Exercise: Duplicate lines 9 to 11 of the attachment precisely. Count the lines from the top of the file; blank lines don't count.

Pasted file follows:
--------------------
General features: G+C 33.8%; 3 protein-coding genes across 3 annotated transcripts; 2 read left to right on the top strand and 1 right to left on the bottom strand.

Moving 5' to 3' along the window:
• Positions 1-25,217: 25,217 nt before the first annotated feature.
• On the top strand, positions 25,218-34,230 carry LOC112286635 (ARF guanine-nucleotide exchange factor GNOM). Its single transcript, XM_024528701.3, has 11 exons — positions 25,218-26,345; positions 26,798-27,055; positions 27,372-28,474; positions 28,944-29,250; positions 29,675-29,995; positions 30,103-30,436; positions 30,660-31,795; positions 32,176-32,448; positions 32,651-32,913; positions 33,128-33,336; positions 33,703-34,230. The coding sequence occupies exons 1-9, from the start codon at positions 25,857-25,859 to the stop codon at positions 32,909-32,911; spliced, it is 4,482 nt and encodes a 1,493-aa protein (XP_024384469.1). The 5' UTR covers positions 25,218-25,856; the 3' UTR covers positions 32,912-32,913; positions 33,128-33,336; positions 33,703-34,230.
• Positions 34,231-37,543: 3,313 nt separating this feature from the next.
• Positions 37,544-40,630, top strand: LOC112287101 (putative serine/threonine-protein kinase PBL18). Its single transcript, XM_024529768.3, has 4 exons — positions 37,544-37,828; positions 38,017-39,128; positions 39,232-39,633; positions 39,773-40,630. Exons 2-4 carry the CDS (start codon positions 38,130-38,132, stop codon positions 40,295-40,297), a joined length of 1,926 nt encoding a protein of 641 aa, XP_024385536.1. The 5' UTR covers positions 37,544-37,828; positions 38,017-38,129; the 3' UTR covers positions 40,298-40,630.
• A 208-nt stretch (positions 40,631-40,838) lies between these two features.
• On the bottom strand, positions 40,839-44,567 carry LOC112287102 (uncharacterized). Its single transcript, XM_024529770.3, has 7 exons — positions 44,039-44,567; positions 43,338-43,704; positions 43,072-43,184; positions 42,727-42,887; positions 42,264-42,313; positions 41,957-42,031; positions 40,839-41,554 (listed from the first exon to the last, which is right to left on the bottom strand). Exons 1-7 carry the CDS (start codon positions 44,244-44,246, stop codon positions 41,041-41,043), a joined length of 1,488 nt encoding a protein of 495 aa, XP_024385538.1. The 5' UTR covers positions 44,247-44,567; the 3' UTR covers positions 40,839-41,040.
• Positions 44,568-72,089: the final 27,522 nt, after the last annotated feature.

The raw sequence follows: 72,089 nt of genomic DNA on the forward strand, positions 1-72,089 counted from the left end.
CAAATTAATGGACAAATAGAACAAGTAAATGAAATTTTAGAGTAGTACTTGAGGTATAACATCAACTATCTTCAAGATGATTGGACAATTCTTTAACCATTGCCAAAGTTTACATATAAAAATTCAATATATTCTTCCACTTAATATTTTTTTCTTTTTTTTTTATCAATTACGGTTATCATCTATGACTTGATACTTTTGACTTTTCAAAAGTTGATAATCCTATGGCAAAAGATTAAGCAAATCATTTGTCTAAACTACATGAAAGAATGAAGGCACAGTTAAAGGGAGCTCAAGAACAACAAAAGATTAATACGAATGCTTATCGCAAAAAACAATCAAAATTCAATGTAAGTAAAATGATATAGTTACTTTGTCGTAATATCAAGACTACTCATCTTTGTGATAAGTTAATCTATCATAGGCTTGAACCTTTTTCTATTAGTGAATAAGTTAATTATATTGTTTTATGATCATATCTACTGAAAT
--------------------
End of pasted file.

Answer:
• Positions 44,568-72,089: the final 27,522 nt, after the last annotated feature.

The raw sequence follows: 72,089 nt of genomic DNA on the forward strand, positions 1-72,089 counted from the left end.
CAAATTAATGGACAAATAGAACAAGTAAATGAAATTTTAGAGTAGTACTTGAGGTATAACATCAACTATCTTCAAGATGATTGGACAATTCTTTAACCATTGCCAAAGTTTACATATAAAAATTCAATATATTCTTCCACTTAATATTTTTTTCTTTTTTTTTTATCAATTACGGTTATCATCTATGACTTGATACTTTTGACTTTTCAAAAGTTGATAATCCTATGGCAAAAGATTAAGCAAATCATTTGTCTAAACTACATGAAAGAATGAAGGCACAGTTAAAGGGAGCTCAAGAACAACAAAAGATTAATACGAATGCTTATCGCAAAAAACAATCAAAATTCAATGTAAGTAAAATGATATAGTTACTTTGTCGTAATATCAAGACTACTCATCTTTGTGATAAGTTAATCTATCATAGGCTTGAACCTTTTTCTATTAGTGAATAAGTTAATTATATTGTTTTATGATCATATCTACTGAAAT